Chapter 13 – Nose Tidbits

Since I didn’t have enough BID on hand to glass the canopy, I made today all about finishing up as much as I could on the nose.

I will say that –except for 1 external ply of BID (or perhaps 2 plies of UNI) and 3 BID tapes– the nose structure is FINISHED!

I started off the day with a quick check to see how the battery fit inside the nose compartment.  It fit like a champ and the only issue is the fact that to put the battery in or take it out I’ll have to remove the tool box.  No biggie really.

I then got to work on the nose hatch and the adjacent foam structure on the aft end that in reality is part of the nose structure of the aircraft, not the hatch’s.

I started off by identifying where the hatch outline was and then started cutting and digging out foam.

I got the hatch door cover side of the foam removed and the hatch outline door/opening line exposed, and some of the aft door foam shaped to match the front half foam.  Note that I trimmed down the little mini-bulkhead that had been in place as a sort of a template atop Napster’s head.

I really had some thinking to do and some decisions to make regarding the nose hatch, and specifically the adjacent foam structure…. as you can see, I didn’t leave myself much space at all to work with.  I knew this going in after I had mounted the nose sidewall pieces into place in the area between the intermediate bulkhead and Napster, but I thought it would be tight, but workable.

I considered cutting the bottom of the nose sidewalls to allow me to have a flatter approach on the nose side of the foam adjacent to the hatch door.  But then I asked myself why?

A few mental walk-throughs with the hatch assembly in hand told me that the only operational impact that having steep sides adjacent to the nose hatch door was that it looked different than the convention.  I could still make the steeper sides work, and I wasn’t impinging on anything within my nose.  Not to be Mr. Snarky, but I realized the only thing I would be impinging on is the standard that I’ve seen on a lot of canard nose hatches.  So, I pressed forward!

Now, the edge of the hatch opening on nose side in the few inches just forward of the rounded corner is fairly narrow, around 0.2″.  So I decided that instead of laying up the glass in an “L” shape coming off the sidewall, and trying to get a good glass-to-glass bond at the inside corner of the “L” shape, that I would just layup 2 flat strips of BID first with the edge of the glass nice and snug up to the edge of the foam.  Then I laid up 2 plies of BID coming off the foam side wall in a standard “L” shape.  Along the aft side of the nose hatch I went the standard 3 plies of BID and then in the corners I added an extra ply that overlapped quite a bit both inwards and forwards, giving the narrow edge areas an extra ply.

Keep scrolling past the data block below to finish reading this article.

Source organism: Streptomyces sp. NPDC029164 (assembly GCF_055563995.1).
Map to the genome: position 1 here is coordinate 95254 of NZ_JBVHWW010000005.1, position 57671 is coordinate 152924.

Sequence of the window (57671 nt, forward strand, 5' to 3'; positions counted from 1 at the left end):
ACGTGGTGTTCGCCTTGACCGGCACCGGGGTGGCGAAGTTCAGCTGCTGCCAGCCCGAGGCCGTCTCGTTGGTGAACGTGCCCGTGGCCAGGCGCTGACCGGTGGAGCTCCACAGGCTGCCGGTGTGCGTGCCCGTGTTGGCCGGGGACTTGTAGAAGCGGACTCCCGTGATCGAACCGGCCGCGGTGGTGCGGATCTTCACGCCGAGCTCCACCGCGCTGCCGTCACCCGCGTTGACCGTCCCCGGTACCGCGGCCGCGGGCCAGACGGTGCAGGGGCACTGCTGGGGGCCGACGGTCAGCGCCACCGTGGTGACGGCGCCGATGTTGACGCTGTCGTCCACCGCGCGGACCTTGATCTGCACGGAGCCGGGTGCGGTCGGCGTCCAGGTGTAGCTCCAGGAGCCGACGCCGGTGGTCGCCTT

I then of course peel plied the layups since these edges will get BID tapes to secure them to the interior walls of the nose.

A number of hours later, I pulled the peel ply and cleaned up the layup.  The layup looked good and I felt confident that it was cured enough to get reinstalled into the nose.

However, to give the glassed nose hatch assembly just a little bit more time to cure, I then got to work laying up the BID tapes in the nose battery compartment.  As I mentioned at the beginning of the post, knocking these out would knock one more structure to-do item off the list in getting the nose pert near done.

Here’s some before shots of each side inside the nose battery compartment.

I then cut some glass and set up some prepreg assemblies for the BID tapes.  I then mixed up some epoxy and wetted out the glass.

After applying flox fillets in the corners and filling some gaps in the seams, I then laid up the BID tapes.  I then peel plied the BID tapes and left the layups alone to cure.

After finishing up with the BID tapes, it was time to micro, flox and glass the nose hatch and adjacent structure back into place in the nose.  I used micro on the foam and flox in the small seam on each side of the hatch on the aft side of what would be Napster’s ears.

I then laid up a 1-ply BID tape on the top and each side of the hatch door adjacent structure (plug) that had been removed along with the nose hatch door . . . the layups overlapping onto the nose skin of course.  I then peel plied the layup in preparation for the one final layup that the nose will get.

Tomorrow I’ll cut out the nose hatch door to check how everything looks inside, but that’s pretty much it since I’ll be in full on packing mode for the next haul down to NC (I did a bit of prep today, but no real packing . . . so gotta get on it!)



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